Luckily my friends are wonderful and all happily relocated to the Huon Valley where they knocked on the door and I was lying on the couch with Millie halfway through a nap. 'Hi, welcome! Err... I'll be up soon.'

But brownies prevailed and I was in sugar shock for the rest of the evening. Millie had a great time talking to her future husband Oliver and I cherished having a houseful of friends. Friends who bake.

Mel wrote a great post about it all over here... so without further ado I'll leave you to go and bask in the glory that is several brownie recipes.

I baked these brownies again, with the addition of white chocolate, dark chocolate and dried cranberries. I also didn't undercook them this time, so they were just brownies. But still - yum!


*may or may not have happened. But you get the gravity of my situation.

Mrs Smyth... makes Double Baked Melted Centre Brownies.

On my list was 'Bake weekly.' It's no secret that in his house we are massive fans of anything home baked. Mr S bakes once a year - my birthday cake. I make his, he makes mine, it's how we've always rolled. Other than that, the baking's up to me.

I love baking brownies. So simple and so delicious. This recipe has taken me through many variations, my favourite still being additions of dried cranberries, white and dark chocolate. However, Casa Smyth was short on white chocolate and dried cranberries, so it was two kinds of dark chocolate instead. I know, dreadful.

I did a bit of a pictorial of my process for you. This also coincided with my '24 hours with' documentation for Sarah over at Dear Baby G.

We started with this...
I started after Millie self settled in the cot for the first time in weeks. EMPTY HANDS? WHAT NOW? I toddled around the kitchen getting everything out and measured in record time, because honestly? A baby that suddenly self settles again makes me uneasy and overjoyed. In equal measures. And makes me work at lightning speed in case she wakes up before her allotted 40 minutes.

I love learning about baking and I've always wondered why this recipe calls for eggs first. Can anyone enlighten me about this?

This is my best kitchen friend, my Willow Blue Kitchenaid. 
I love baking from a trusted recipe. This brownie recipe lives in my display book that I made when I moved out of home. It's full of family recipes and some that Mr S & I cut out and thought they'd be nice. I have an entire bookshelf of cookbooks and really, I mostly cook from this one. I've been baking these brownies since I was about 13 and Mum tells me that it's from a No Frills Cocoa packet. Way to give me glamorous designs on this Mum. I'd like to think it's at least from a Bourneville Cocoa packet...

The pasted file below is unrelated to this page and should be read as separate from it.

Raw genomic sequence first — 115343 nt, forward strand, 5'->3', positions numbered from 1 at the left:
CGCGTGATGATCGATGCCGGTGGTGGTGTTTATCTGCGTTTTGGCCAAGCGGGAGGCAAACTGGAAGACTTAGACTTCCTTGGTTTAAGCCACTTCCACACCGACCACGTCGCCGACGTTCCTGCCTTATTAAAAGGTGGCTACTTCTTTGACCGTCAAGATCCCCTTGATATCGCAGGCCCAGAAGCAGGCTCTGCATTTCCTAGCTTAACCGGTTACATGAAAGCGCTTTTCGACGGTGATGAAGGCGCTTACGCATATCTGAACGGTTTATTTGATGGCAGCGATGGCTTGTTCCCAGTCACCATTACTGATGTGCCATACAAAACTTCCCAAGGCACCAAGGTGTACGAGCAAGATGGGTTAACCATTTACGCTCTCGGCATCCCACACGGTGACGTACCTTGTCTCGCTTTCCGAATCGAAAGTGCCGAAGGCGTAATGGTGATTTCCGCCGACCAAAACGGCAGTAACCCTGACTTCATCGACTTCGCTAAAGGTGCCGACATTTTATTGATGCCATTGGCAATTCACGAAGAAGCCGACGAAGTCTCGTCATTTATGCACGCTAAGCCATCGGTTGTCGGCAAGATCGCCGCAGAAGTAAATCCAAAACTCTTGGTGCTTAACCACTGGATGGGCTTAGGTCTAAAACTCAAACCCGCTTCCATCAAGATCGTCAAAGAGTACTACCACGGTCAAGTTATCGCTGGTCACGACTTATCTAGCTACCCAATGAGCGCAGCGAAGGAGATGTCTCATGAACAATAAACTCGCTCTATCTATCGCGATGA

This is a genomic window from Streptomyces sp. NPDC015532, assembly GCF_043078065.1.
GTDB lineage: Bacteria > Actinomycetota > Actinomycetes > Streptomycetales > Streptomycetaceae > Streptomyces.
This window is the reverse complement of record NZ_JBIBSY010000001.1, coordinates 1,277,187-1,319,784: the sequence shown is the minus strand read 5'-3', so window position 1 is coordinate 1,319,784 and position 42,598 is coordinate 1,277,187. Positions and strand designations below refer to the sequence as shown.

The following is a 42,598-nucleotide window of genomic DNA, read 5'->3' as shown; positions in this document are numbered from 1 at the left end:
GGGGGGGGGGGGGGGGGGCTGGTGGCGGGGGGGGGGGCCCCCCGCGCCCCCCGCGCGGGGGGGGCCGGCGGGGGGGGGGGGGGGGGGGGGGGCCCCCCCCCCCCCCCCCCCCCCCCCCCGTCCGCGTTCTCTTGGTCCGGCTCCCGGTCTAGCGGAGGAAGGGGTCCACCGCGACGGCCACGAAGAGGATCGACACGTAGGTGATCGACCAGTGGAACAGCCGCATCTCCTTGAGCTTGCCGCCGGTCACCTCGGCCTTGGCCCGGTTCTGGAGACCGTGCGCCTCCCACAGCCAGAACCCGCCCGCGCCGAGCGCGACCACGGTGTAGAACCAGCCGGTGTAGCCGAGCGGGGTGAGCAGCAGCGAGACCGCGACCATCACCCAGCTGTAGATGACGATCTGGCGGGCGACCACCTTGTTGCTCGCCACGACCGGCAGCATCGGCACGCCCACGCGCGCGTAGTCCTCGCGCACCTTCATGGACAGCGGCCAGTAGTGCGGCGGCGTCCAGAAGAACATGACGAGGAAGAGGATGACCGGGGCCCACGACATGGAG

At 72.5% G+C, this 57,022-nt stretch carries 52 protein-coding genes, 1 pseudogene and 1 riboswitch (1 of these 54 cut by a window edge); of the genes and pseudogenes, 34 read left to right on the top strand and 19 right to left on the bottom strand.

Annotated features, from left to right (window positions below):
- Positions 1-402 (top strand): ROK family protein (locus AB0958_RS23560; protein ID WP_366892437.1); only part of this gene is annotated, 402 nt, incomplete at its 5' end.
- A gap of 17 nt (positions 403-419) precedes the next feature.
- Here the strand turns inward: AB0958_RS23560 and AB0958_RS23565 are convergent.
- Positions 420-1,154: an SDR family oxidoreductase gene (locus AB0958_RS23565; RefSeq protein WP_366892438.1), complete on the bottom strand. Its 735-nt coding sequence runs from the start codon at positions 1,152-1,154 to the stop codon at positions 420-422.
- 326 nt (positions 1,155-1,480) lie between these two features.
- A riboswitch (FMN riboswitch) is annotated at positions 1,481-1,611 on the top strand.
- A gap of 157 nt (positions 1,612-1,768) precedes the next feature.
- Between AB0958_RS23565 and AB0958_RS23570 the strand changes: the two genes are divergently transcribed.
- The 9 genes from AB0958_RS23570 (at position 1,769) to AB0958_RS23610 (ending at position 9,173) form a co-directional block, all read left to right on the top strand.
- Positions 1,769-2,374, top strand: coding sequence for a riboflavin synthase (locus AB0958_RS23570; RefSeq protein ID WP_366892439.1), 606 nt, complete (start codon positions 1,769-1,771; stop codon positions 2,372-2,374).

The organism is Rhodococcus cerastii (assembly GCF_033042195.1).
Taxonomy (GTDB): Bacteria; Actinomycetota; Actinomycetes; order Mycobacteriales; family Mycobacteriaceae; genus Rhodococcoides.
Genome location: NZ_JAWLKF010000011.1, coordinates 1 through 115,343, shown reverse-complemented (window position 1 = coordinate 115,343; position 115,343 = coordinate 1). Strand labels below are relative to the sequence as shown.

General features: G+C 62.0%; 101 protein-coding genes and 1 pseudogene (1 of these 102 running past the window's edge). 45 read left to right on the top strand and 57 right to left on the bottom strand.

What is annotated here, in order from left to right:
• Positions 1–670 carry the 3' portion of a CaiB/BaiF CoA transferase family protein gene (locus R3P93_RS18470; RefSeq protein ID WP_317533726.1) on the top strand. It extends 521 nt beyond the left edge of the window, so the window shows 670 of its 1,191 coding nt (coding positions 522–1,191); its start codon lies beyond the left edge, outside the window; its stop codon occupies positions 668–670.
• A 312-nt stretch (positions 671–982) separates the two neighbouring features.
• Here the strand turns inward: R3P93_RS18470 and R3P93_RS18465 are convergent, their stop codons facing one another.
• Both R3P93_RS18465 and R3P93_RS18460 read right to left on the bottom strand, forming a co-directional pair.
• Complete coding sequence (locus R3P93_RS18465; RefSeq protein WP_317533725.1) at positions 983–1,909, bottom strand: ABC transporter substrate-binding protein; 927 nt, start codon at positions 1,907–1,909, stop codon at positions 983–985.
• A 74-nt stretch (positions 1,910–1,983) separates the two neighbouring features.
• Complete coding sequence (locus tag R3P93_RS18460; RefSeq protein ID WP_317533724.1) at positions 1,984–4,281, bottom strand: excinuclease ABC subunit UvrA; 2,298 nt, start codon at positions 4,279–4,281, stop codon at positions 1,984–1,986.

64% & 72% chocolate. Choppity chop chop chop.
Ingredients together and I'm humming away, with one eye on the time. The kitchen and our bedroom are at opposite ends of the house, and it's very convenient when you lock yourself in the kitchen to get away from the screaming every now and then don't hear the baby wake up, but I kept an eagle ear out. Radio silence from the bedroom. Brilliant! 

I get the mix into the pans, and I hear the protests of a baby who hates waking up almost as much as she hates going to sleep. I go and retrieve her, we play a peek a boo game through the cot bars and I sing my version of 'Breaking Up Is Hard To Do'... 'Waking Up Is Hard To Do'.

My baby is free range.
I give Millie the empty egg carton that the politely poses with but has no idea why I've given it to her. She's happy enough to sit in the Bumbo while I finish up.

Pans in the oven, timer on, we head to the lounge room. Millie knows just how to pass the time. Pushups anyone? (No. No thankyou.)

I did a thousand you know...

Then, we had these.*
Delicious!

Fancy Brownie Recipe
125g margarine (whatever, I don't do margarine. I used unsalted butter.)
3/4 cup plain flour
1/2 tsp baking powder
1/3 cup cocoa (I'm pretty sure I always use more than this.)
1/2 tsp salt
2 eggs
1 cup sugar
1 tsp vanilla
1/2 cup chopped nuts/chocolate/kitchen sink

Method
  1. In a large bowl beat eggs.
  2. Add sugar and butter and beat until smooth.
  3. Add baking powder, salt, sifted cocoa and flour, beating thoroughly until all ingredients are mixed.
  4. Add vanilla and other additions. Mix should be firm, not runny.
  5. Spread mixture into a greased sandwich tray and bake at 1800C for 30-35 minutes.
  6. Allow to cool in the tray. After mix is cool, using a sharp knife cut into slices.
footnote
Mr S & I had a cup of tea and brownie as I was writing this. The brownies I baked for 20 minutes are not cooked. Gooey and delicious, yes, but not cooked enough. They're back in the oven and now they're extra fancy brownies... Double Baked Melted Centre Brownies.